Mount Moriah’s How To Dance is the third album from the North Carolina trio composed of Jenks Miller, Casey Toll, and frontwoman Heather McEntire. It’s a deeply affecting record driven by McEntire’s silvery folk songwriting, and one that kicked off with a manifesto dedicating the album to loners, outcasts, misfits, underdogs, and the artists and activists who fight for them:
McEntire is a queer woman herself who grew up mired in southern culture’s fairly unaccepting culture and came out later in life. “How To Dance” is a slow-burning ballad with a blistering core, a question as contract between speaker and listener. For the album’s title track, McEntire explained that she was particularly struck by the experience of a transgender child, and penned the song from the perspective of a kid facing bullying and contemplating suicide. However, as she sees it, the ethos of the track can be applied to any disenfranchised group.
Here’s her statement on the track:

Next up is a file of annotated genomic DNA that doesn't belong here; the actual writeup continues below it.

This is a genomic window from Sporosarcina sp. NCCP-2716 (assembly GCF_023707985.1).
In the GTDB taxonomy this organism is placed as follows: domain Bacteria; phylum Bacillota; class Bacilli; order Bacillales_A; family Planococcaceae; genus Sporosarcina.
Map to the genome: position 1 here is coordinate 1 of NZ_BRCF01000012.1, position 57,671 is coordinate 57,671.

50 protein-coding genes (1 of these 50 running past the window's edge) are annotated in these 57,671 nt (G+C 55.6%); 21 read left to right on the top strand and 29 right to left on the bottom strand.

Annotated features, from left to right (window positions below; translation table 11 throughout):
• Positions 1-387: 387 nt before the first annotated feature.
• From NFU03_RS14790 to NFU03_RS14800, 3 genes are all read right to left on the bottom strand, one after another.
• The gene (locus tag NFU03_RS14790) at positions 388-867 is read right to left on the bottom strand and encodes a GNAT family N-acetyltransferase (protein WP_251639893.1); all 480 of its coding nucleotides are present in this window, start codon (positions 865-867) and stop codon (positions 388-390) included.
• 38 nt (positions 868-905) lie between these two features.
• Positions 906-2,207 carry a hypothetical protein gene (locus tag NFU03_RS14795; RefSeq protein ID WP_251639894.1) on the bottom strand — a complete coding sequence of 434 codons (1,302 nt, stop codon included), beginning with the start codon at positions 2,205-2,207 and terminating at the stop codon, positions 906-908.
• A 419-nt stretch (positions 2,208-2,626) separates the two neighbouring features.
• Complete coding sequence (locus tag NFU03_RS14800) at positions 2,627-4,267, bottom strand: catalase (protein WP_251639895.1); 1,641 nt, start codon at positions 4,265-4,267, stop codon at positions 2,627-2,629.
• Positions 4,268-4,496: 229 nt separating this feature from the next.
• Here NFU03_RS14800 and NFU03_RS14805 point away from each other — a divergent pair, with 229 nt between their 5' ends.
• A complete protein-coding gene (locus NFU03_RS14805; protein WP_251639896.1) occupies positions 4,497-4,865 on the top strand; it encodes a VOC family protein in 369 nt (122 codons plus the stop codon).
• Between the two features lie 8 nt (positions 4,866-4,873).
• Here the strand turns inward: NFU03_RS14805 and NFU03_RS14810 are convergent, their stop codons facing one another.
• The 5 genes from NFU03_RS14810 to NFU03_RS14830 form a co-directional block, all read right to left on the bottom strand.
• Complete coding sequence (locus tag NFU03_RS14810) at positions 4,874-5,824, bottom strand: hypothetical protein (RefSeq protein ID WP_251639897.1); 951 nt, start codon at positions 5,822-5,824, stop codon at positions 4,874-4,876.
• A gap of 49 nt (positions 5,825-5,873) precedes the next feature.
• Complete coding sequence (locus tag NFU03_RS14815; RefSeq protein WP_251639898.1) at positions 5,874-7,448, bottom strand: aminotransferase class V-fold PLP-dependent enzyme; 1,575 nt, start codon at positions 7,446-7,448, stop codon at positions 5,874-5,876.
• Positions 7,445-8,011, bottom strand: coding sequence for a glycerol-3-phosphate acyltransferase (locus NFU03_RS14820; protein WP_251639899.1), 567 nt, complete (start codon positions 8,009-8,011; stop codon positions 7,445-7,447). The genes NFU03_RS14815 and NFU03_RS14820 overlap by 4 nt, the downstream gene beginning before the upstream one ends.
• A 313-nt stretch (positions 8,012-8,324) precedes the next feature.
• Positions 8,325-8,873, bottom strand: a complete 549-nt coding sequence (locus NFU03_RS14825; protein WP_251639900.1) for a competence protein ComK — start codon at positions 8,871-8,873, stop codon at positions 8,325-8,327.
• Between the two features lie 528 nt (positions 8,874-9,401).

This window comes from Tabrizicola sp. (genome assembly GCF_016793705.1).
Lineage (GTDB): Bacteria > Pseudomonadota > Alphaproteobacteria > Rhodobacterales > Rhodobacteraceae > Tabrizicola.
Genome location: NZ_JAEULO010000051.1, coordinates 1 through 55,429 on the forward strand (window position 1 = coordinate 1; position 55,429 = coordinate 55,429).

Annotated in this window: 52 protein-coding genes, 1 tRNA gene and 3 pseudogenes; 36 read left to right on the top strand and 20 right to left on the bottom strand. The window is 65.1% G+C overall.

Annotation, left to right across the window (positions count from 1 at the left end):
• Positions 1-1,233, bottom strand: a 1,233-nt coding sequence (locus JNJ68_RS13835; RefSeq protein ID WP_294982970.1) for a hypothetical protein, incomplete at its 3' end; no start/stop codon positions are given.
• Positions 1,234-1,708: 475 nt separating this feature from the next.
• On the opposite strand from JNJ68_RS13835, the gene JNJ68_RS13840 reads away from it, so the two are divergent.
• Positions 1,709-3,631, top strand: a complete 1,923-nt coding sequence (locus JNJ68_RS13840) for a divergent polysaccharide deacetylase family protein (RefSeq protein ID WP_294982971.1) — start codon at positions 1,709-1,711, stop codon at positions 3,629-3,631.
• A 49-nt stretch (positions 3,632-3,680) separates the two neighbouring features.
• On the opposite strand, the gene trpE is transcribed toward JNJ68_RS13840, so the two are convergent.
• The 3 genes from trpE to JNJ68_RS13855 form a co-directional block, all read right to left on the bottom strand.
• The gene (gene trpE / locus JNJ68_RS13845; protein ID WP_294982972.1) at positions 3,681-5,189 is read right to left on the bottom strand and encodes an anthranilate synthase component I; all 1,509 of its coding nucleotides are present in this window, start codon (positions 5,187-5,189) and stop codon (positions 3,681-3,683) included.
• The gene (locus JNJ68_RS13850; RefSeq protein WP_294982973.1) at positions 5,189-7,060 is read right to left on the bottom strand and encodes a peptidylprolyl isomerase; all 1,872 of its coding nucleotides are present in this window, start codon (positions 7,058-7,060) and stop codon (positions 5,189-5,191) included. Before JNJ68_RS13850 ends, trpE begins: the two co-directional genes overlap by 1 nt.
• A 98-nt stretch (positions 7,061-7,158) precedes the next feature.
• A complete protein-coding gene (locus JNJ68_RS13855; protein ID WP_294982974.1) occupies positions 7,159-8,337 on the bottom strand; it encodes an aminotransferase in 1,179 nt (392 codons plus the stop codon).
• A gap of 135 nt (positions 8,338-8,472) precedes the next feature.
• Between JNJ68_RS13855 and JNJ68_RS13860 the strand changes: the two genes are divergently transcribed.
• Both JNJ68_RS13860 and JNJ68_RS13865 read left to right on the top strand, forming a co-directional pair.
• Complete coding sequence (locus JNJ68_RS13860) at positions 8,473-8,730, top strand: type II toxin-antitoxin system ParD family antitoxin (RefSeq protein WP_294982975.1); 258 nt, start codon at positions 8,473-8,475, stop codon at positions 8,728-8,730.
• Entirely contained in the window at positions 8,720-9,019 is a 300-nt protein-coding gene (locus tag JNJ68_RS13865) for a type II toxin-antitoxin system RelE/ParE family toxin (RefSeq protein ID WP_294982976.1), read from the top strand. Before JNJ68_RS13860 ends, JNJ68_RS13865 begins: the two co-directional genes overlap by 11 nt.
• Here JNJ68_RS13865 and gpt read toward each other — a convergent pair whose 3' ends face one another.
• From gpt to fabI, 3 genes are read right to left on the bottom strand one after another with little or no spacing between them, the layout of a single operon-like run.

Never has a song come so easily to me, with such power, inspiring the inner sleeve manifesto and becoming the album’s title track. “How to Dance” was written from the perspective of a transgender child being bullied into suicide, although the narrative can apply to any disenfranchised, oppressed group — racial minorities, cultural misfits, etc. For those people living outside the lines of socio-normative privilege, acknowledging and expressing simple emotions — like dance, dreams, desire — can be difficult or even dangerous. Now, with the passing of North Carolina’s despicable and discriminating HB2 bill, this narrative resonates further. What would happen if we weren’t caged by fear or judgement? I know I would have started living sooner.